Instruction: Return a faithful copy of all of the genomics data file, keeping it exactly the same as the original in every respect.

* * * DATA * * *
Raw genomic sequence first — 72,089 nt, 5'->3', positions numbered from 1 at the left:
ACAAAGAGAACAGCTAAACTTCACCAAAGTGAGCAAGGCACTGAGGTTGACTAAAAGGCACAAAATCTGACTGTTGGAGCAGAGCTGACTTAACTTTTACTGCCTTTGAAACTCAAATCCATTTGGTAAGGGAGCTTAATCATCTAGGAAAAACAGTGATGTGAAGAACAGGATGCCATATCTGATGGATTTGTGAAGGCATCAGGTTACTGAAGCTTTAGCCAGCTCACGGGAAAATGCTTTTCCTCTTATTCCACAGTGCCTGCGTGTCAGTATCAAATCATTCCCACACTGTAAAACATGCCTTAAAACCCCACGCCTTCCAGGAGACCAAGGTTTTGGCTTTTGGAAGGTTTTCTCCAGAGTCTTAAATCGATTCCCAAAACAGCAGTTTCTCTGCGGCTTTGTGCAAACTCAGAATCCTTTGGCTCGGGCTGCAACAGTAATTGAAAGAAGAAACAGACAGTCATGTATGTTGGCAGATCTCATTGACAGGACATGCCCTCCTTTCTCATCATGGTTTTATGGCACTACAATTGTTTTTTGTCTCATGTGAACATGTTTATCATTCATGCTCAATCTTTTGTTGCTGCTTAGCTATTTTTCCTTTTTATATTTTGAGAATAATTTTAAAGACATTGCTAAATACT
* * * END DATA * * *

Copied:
Raw genomic sequence first — 72,089 nt, 5'->3', positions numbered from 1 at the left:
ACAAAGAGAACAGCTAAACTTCACCAAAGTGAGCAAGGCACTGAGGTTGACTAAAAGGCACAAAATCTGACTGTTGGAGCAGAGCTGACTTAACTTTTACTGCCTTTGAAACTCAAATCCATTTGGTAAGGGAGCTTAATCATCTAGGAAAAACAGTGATGTGAAGAACAGGATGCCATATCTGATGGATTTGTGAAGGCATCAGGTTACTGAAGCTTTAGCCAGCTCACGGGAAAATGCTTTTCCTCTTATTCCACAGTGCCTGCGTGTCAGTATCAAATCATTCCCACACTGTAAAACATGCCTTAAAACCCCACGCCTTCCAGGAGACCAAGGTTTTGGCTTTTGGAAGGTTTTCTCCAGAGTCTTAAATCGATTCCCAAAACAGCAGTTTCTCTGCGGCTTTGTGCAAACTCAGAATCCTTTGGCTCGGGCTGCAACAGTAATTGAAAGAAGAAACAGACAGTCATGTATGTTGGCAGATCTCATTGACAGGACATGCCCTCCTTTCTCATCATGGTTTTATGGCACTACAATTGTTTTTTGTCTCATGTGAACATGTTTATCATTCATGCTCAATCTTTTGTTGCTGCTTAGCTATTTTTCCTTTTTATATTTTGAGAATAATTTTAAAGACATTGCTAAATACT